Brachytherapy superior to Radical Surgery
Paradigm shifts in therapy of localized prostate cancer
If prostate cancer is detected in time, surgery, brachytherapy and external radiation offer the same cure rates. Since there has been no direct comparison of the methods based on randomized studies, surgery has been favored as the therapy of choice for a long time despite considerable side effects. A recent metastudy recently published in the British Journal of Urology International (BJUI) now shows for the first time that brachytherapy alone or in combination with complementary radiotherapy or hormone therapy is at least equivalent or even better in all stages of localized prostate cancer compared to radical surgery. The scientific confirmation of the high effectiveness of brachytherapy requires a rethink in the treatment of localized prostate cancer,"said Dr. Stephan Neubauer of the West German Prostate Center in Cologne, commenting on the latest results of the largest comparative study to date. "The surgery as a gold standard is thus once and for all no longer true."
Approximately 60,000 men in Germany are confronted with the diagnosis of prostate cancer every year and face the difficult task of choosing the "right" treatment. If the tumour is limited to the prostate (localised prostate carcinoma), brachytherapy (internal radiation), external radiation, surgery or active monitoring (active surveillance) offer the patient various treatment options.
In the recently published metastudy1, treatment outcomes of the different therapies were compared with each other for the first time in an extensive analysis of all studies published between 2000 and 2010. For this purpose, an international panel of prostate experts investigated the treatment results of more than 52,000 patients, separated by radical surgery (16,697 patients, 1381 of them with robot-assisted surgery), brachytherapy (a total of 22.479 patients, partly in combination with external radiotherapy and anti-hormone therapy), alone external radiotherapy (12,082 patients) or other procedures (532 patients with highly focused ultrasound, 227 patients with cryotherapy). The effectiveness of the therapy was measured by the so-called biochemical absence of recurrence, which is given if the PSA value in the blood does not rise again after treatment. Previously, patients were assigned to three risk groups - low, medium and high risk.
Brachytherapy achieves highest biochemical freedom from recurrence
The results speak a clear language: radiotherapeutic procedures are, in terms of their effectiveness, at least an equivalent or even superior treatment option compared to surgical removal of the prostate gland. Even if the best therapy for localized prostate carcinoma cannot be proven statistically, brachytherapy alone or in combination with external radiation and hormone therapy shows the highest biochemical recurrence-freeness. This applies to both early and advanced stages of the disease. The sole external irradiation shows the same results with regard to the absence of biochemical recurrence as compared to radical surgery.
Dr. Neubauer and his colleagues from the West German Prostate Center call for a rethink at the highest stage. Considering surgery as the only treatment option for patients with localized prostate cancer has long since become obsolete, and sometimes even wrong. As pioneers of brachytherapy in Germany, they regret the fact that more than 60 percent of all patients with prostate cancer are still undergoing surgical treatment, while the modern form of radiation therapy has been used more frequently in the USA for many years.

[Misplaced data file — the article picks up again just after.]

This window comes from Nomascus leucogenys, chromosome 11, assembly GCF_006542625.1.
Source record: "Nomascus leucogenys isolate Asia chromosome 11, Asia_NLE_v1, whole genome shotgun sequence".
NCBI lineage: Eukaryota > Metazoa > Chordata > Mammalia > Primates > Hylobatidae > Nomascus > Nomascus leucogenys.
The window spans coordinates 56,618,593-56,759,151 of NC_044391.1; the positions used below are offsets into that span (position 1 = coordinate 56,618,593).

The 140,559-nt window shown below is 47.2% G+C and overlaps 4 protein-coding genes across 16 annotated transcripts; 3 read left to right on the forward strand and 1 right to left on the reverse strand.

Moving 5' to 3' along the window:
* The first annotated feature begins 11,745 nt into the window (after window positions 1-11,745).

And this despite the fact that, according to numerous studies2, apart from the now clear proof that no benefit in terms of healing can be proven, serious side effects such as incontinence and impotence after radical surgery are significantly higher than after brachytherapy,"emphasizes Dr. Gregor Spira, radiotherapist at the WPZ. Modern robotic assisted surgery, which is regarded as a "gentle" treatment option for the patient, also has more side effects than previously advocated. For example, a study3 in the US medical journal showed that impotence and incontinence are even more pronounced than in open radical surgery, despite the minimally invasive technique.
Experience is decisive
But just as with all treatment techniques, however, experience in radiotherapy is also decisive for the success of therapy:"Brachytherapy in particular places high demands on the experience and competence of the treating physicians," explains Dr. Neubauer. Numerous studies have shown that the quality can be significantly improved with the number of patients treated. When choosing a suitable therapy, it is therefore important to consider not only the type of procedure but also the specialisation and experience of the treating physicians,"says Neubauer.
- Grimm P, Ignace Billiet I, Bostwick D et al. Comparative analysis of prostate-specific antigen free survival outcomes for patients with low, intermediate and high risk prostate cancer treatment by radical therapy. Results from the Prostate Cancer Results Study Group. BJUI 109, Suppl. 1, 22-29, 2012
- Naselli A, Simone G, Papalia R, Gallucci M, Introini C, Andreatta R, Puppo P: Late-onset incontinence in a cohort of radical prostatectomy patients. Int J Urol. 2011 Jan;18(1):76-9.
- Jim C. Hu, MD, MPH; Xiangmei Gu, MS; Stuart R. Lipsitz, ScD; Michael J. Barry, MD; Anthony V. D’Amico, MD, PhD; Aaron C. Weinberg, MD; Nancy L. Keating, MD, MPH: Comparative Effectiveness of Minimally Invasive vs Open Radical Prostatectomy; JAMA. 2009;302(14):1557-1564.